After death the human body decays, a process with which few are familiar and which excites revulsion which is both instinctive and learned. The instinctive part of this revulsion I think is easily explained, as an inherited reflex acquired by ancestral experience that rotten meat is not good to eat. Embedded very deeply in the nature of humanity there is another element to this, a belief that death is not the end of the soul and that the life of the body can somehow persist or be restored. This was expressed in the burial practices of the earliest humans, in the staining of bones of the deceased with red pigment as a symbol of continuing or resurgent life. Such practices have been elaborated by many different cultures, as in preservation and veneration of the bones of ancestors; burial with grave goods, food, slaughtered animals, and slaves, and mummification and embalming, to retain a simulacrum of continuing life, the last a common practice in many contemporary societies including our own. All these seek in some manner to deny the fact of death, or at the very least to delay its acceptance, to spread this as a process over a period of time, and to come to admit it gradually rather than as an instant blow at a single temporal point. Such practices often contrast oddly an expressed belief in an afterlife in a better world, with profound reluctance to leave this one. Many religions express belief in some form of “the resurrection of the body” but so far as I am aware, at the present time, this is only rarely interpreted as a strict physical reconstitution of its elements as at the moment of death. There is too much practical human experience for this, and however belief in a resurrection is interpreted, an element of symbolism is for most people inescapable.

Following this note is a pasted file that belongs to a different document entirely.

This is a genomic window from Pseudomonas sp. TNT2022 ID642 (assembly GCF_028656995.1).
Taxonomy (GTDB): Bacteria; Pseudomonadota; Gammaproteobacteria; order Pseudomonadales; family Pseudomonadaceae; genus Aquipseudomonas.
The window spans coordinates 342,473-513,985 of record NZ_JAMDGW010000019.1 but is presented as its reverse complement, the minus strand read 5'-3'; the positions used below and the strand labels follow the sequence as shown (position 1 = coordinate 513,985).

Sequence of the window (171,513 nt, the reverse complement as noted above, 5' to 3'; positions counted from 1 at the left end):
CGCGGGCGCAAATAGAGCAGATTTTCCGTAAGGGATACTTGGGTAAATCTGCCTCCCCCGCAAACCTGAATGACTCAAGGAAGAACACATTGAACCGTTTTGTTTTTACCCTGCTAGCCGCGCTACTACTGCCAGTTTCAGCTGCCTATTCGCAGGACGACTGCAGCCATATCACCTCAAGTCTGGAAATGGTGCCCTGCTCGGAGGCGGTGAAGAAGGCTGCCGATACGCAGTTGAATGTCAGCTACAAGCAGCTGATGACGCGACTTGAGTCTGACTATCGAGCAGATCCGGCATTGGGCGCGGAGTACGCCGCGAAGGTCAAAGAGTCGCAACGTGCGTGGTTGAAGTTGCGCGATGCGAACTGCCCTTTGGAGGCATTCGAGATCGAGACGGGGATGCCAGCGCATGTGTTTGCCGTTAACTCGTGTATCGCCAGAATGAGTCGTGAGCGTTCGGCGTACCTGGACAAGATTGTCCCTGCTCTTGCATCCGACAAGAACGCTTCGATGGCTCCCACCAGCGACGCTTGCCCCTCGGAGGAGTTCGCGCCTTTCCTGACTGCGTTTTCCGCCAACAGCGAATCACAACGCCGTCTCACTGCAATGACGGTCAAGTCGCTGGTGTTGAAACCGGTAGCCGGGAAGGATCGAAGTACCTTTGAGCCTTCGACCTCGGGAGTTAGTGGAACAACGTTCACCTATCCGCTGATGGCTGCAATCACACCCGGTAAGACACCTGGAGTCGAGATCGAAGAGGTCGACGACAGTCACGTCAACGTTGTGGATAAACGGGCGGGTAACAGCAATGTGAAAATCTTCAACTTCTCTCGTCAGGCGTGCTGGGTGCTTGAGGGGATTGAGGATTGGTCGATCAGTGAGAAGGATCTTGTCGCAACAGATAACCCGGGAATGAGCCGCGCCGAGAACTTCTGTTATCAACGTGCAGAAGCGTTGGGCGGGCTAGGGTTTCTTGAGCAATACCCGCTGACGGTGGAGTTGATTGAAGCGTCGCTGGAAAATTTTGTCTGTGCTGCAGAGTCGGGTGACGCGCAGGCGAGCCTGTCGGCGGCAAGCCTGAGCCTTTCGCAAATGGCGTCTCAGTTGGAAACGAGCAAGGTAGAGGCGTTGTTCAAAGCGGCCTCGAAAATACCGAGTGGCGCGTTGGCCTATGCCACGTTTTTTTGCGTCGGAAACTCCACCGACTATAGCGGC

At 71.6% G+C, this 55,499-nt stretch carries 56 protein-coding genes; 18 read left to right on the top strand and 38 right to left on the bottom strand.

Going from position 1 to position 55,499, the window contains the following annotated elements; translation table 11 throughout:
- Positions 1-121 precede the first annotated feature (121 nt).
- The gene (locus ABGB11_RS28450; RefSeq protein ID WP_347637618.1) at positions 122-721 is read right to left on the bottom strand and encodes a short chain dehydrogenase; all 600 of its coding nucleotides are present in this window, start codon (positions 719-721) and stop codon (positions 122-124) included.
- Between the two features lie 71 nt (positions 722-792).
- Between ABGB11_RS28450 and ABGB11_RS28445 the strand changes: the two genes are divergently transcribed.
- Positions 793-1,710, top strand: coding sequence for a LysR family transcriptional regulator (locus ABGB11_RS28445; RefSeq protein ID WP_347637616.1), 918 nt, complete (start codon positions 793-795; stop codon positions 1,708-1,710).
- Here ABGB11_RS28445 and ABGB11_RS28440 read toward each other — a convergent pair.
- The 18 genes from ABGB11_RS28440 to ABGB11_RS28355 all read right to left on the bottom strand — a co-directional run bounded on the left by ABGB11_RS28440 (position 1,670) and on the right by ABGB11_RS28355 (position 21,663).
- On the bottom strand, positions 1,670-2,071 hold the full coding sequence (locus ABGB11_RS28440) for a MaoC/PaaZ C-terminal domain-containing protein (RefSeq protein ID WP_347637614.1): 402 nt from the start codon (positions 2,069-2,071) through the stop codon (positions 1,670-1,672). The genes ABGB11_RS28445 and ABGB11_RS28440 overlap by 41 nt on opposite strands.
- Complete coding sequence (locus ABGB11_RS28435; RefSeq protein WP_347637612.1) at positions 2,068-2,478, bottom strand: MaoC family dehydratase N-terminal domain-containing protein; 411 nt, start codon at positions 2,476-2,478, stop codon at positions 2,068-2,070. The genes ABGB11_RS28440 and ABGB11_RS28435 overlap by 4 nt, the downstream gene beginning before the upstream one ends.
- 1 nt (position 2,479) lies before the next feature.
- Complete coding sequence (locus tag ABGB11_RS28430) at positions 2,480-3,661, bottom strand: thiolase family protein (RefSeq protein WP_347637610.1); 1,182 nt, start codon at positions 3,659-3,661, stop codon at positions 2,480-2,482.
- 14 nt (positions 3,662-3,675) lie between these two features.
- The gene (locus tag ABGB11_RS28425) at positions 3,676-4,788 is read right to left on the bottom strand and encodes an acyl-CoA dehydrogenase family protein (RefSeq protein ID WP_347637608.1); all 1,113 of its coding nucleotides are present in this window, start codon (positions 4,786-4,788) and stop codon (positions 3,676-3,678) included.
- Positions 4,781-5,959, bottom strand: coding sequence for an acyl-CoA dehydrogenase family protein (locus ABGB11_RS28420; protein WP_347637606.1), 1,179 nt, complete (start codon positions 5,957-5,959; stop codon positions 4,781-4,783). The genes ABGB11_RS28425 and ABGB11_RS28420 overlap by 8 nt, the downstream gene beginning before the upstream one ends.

However acceptance of death is denied or delayed, the human body is inexorably destined to decay as the beginning of a recycling process. Its constituent components are broken down by various means into simpler forms, and these in turn are recycled into the bodies of later generations of living things. We die and decay—or are burned—to come up again as wheat or roses, which in turn may form the bodies of future generations of people. Were this not so I would not be alive to write this, nor you to read it; the elements which might have formed us would all have been locked up in the indestructible physical remains of the first generation of living organisms. Decay is the inevitable and necesssary consequence of finite corporeal mortal life.